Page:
The Singularity

Translated by Anne Milano Appel
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In this prophetic allegory about artificial intelligence by a renowned figure of twentieth-century Italian literature, a modest university professor becomes involved in a remote and enigmatic project in the middle of the Cold War.

At the beginning of Dino Buzzati’s The Singularity, Ermanno Ismani, an unassuming university professor, is summoned by the minister of defense to accept a two-year, top-secret mission at a mysterious research center, isolated from the world among forests, plunging cliffs, and high mountains. What’s he supposed to do there? Not clear. How long will he be there? No saying.

Still, Ismani takes the mystifying job and, accompanied by his no-nonsense wife, Elisa, heads to the so-called Experimental Camp of Military Zone 36, wondering whether, in the midst of the Cold War, it’s some sort of nuclear project he’s been assigned to. But no, the colleagues the couple meets on arrival assure them, it’s nothing like that. It’s much, much more powerful.

At the center of the research complex is strange, shining, at times murmurous, white wall. Behind it, a deep gorge drops away, full of wires and radio towers and mobile sensors and a host of eccentric structures. A question begins to dawn: Could this be the shape of consciousness itself? And if so, whose?

Buzzati's novella of 1960, a pioneering work of Italian science fiction, is published here in a brisk new translation by Anne Milano Appel. In it, Buzzati explores his favorite themes of love and longing while offering a startlingly prescient parable of artificial intelligence.
Dino Buzzati (1906–1972) was an Italian journalist, artist, and author. A gifted artist as well as writer, Buzzati was the author of five novels, including The Stronghold and A Love Affair (NYRB Classics); numerous short stories and poems; a children’s book; and a comic book, Poem Strip (NYRB Classics).

Anne Milano Appel has translated nearly four dozen books from Italian into English, including Giovanni Arpino’s Scent of a Woman; Pope Francis’s God is Young; Claudio Magris’s Blindly, which won the inaugural Italian Prose in Translation Award; and, most recently, Claudia Petrucci’s The Performance. She lives in the Bay Area.

About

In this prophetic allegory about artificial intelligence by a renowned figure of twentieth-century Italian literature, a modest university professor becomes involved in a remote and enigmatic project in the middle of the Cold War.

At the beginning of Dino Buzzati’s The Singularity, Ermanno Ismani, an unassuming university professor, is summoned by the minister of defense to accept a two-year, top-secret mission at a mysterious research center, isolated from the world among forests, plunging cliffs, and high mountains. What’s he supposed to do there? Not clear. How long will he be there? No saying.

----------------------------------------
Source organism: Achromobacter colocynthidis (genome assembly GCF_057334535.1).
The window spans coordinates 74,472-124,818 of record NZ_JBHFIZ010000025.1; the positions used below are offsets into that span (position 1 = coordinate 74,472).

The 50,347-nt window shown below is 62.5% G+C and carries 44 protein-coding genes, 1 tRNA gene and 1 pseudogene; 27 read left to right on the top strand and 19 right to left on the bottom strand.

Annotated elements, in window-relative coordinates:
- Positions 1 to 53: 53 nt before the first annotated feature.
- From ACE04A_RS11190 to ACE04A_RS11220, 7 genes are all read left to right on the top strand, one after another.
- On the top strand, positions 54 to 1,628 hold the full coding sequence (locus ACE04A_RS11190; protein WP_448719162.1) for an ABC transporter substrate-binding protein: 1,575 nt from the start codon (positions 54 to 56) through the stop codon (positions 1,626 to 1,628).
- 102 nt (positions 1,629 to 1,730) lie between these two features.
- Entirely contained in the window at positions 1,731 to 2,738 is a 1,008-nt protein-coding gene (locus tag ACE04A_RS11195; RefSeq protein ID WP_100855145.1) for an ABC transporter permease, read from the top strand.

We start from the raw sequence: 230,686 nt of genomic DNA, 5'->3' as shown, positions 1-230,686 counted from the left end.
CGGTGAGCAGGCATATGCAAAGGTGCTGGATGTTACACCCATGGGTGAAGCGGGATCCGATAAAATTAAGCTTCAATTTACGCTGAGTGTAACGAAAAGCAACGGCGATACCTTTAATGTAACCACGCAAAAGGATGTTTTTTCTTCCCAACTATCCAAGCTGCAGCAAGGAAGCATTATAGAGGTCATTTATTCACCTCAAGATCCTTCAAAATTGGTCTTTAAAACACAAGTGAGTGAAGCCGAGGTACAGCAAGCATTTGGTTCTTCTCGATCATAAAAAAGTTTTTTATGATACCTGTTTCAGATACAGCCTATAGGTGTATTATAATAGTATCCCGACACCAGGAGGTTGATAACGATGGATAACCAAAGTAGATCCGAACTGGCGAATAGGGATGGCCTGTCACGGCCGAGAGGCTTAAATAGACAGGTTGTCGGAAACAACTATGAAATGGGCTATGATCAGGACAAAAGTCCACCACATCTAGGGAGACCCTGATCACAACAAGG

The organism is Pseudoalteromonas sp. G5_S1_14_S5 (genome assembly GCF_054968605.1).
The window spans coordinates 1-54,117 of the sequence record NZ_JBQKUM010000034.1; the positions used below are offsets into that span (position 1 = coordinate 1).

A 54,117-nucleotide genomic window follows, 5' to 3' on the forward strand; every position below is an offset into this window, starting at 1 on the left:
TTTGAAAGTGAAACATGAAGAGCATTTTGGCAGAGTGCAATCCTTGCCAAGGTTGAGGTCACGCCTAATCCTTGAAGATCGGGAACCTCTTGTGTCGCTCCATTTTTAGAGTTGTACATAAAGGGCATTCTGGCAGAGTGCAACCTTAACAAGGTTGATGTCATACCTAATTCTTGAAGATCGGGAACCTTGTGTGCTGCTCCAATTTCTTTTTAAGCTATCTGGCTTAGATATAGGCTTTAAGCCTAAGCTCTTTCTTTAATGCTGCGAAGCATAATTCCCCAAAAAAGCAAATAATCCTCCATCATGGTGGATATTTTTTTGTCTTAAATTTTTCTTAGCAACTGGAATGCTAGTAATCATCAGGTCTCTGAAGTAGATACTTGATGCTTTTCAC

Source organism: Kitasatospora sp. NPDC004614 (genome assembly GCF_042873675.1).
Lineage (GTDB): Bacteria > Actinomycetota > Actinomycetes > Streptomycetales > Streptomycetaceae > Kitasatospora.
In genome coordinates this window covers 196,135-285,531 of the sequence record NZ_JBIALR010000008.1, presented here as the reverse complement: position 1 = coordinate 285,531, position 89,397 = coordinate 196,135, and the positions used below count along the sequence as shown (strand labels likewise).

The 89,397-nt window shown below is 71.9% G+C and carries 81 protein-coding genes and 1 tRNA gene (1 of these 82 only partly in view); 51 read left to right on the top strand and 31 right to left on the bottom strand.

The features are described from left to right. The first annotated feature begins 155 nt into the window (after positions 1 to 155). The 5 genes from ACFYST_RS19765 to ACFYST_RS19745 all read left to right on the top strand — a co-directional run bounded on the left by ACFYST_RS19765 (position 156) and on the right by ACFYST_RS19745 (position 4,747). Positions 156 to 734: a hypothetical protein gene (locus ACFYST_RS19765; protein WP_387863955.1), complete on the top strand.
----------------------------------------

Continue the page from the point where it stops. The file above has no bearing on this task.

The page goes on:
Still, Ismani takes the mystifying job and, accompanied by his no-nonsense wife, Elisa, heads to the so-called Experimental Camp of Military Zone 36, wondering whether, in the midst of the Cold War, it’s some sort of nuclear project he’s been assigned to. But no, the colleagues the couple meets on arrival assure them, it’s nothing like that. It’s much, much more powerful.

At the center of the research complex is strange, shining, at times murmurous, white wall. Behind it, a deep gorge drops away, full of wires and radio towers and mobile sensors and a host of eccentric structures. A question begins to dawn: Could this be the shape of consciousness itself? And if so, whose?

Buzzati's novella of 1960, a pioneering work of Italian science fiction, is published here in a brisk new translation by Anne Milano Appel. In it, Buzzati explores his favorite themes of love and longing while offering a startlingly prescient parable of artificial intelligence.

Author

Dino Buzzati (1906–1972) was an Italian journalist, artist, and author. A gifted artist as well as writer, Buzzati was the author of five novels, including The Stronghold and A Love Affair (NYRB Classics); numerous short stories and poems; a children’s book; and a comic book, Poem Strip (NYRB Classics).

Anne Milano Appel has translated nearly four dozen books from Italian into English, including Giovanni Arpino’s Scent of a Woman; Pope Francis’s God is Young; Claudio Magris’s Blindly, which won the inaugural Italian Prose in Translation Award; and, most recently, Claudia Petrucci’s The Performance. She lives in the Bay Area.